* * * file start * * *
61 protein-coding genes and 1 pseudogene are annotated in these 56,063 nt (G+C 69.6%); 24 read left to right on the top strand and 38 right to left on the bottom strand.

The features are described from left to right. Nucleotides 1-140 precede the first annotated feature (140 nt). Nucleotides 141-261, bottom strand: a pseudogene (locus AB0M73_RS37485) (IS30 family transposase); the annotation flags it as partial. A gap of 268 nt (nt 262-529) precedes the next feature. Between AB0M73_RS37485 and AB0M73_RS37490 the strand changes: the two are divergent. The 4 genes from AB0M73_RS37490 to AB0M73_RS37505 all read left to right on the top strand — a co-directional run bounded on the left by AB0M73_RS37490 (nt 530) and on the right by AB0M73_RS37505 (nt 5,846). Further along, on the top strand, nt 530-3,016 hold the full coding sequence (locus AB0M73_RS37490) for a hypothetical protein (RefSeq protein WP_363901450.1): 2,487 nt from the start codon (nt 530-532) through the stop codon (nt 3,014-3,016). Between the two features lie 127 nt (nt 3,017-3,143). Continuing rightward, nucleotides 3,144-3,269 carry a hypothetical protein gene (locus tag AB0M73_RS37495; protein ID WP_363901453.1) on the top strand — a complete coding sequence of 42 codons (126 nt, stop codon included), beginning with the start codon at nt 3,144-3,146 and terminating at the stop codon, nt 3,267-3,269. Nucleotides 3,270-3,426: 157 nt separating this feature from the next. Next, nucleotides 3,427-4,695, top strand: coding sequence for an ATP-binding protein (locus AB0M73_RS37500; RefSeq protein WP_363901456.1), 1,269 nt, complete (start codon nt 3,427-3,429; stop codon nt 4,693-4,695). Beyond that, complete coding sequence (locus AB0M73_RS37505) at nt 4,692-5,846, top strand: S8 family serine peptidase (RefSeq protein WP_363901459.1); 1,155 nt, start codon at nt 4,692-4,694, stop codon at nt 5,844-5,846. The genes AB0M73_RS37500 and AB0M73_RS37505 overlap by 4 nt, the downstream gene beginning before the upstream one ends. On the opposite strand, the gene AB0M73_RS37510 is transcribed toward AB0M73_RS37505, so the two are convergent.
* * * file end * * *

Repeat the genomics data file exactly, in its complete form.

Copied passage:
61 protein-coding genes and 1 pseudogene are annotated in these 56,063 nt (G+C 69.6%); 24 read left to right on the top strand and 38 right to left on the bottom strand.

The features are described from left to right. Nucleotides 1-140 precede the first annotated feature (140 nt). Nucleotides 141-261, bottom strand: a pseudogene (locus AB0M73_RS37485) (IS30 family transposase); the annotation flags it as partial. A gap of 268 nt (nt 262-529) precedes the next feature. Between AB0M73_RS37485 and AB0M73_RS37490 the strand changes: the two are divergent. The 4 genes from AB0M73_RS37490 to AB0M73_RS37505 all read left to right on the top strand — a co-directional run bounded on the left by AB0M73_RS37490 (nt 530) and on the right by AB0M73_RS37505 (nt 5,846). Further along, on the top strand, nt 530-3,016 hold the full coding sequence (locus AB0M73_RS37490) for a hypothetical protein (RefSeq protein WP_363901450.1): 2,487 nt from the start codon (nt 530-532) through the stop codon (nt 3,014-3,016). Between the two features lie 127 nt (nt 3,017-3,143). Continuing rightward, nucleotides 3,144-3,269 carry a hypothetical protein gene (locus tag AB0M73_RS37495; protein ID WP_363901453.1) on the top strand — a complete coding sequence of 42 codons (126 nt, stop codon included), beginning with the start codon at nt 3,144-3,146 and terminating at the stop codon, nt 3,267-3,269. Nucleotides 3,270-3,426: 157 nt separating this feature from the next. Next, nucleotides 3,427-4,695, top strand: coding sequence for an ATP-binding protein (locus AB0M73_RS37500; RefSeq protein WP_363901456.1), 1,269 nt, complete (start codon nt 3,427-3,429; stop codon nt 4,693-4,695). Beyond that, complete coding sequence (locus AB0M73_RS37505) at nt 4,692-5,846, top strand: S8 family serine peptidase (RefSeq protein WP_363901459.1); 1,155 nt, start codon at nt 4,692-4,694, stop codon at nt 5,844-5,846. The genes AB0M73_RS37500 and AB0M73_RS37505 overlap by 4 nt, the downstream gene beginning before the upstream one ends. On the opposite strand, the gene AB0M73_RS37510 is transcribed toward AB0M73_RS37505, so the two are convergent.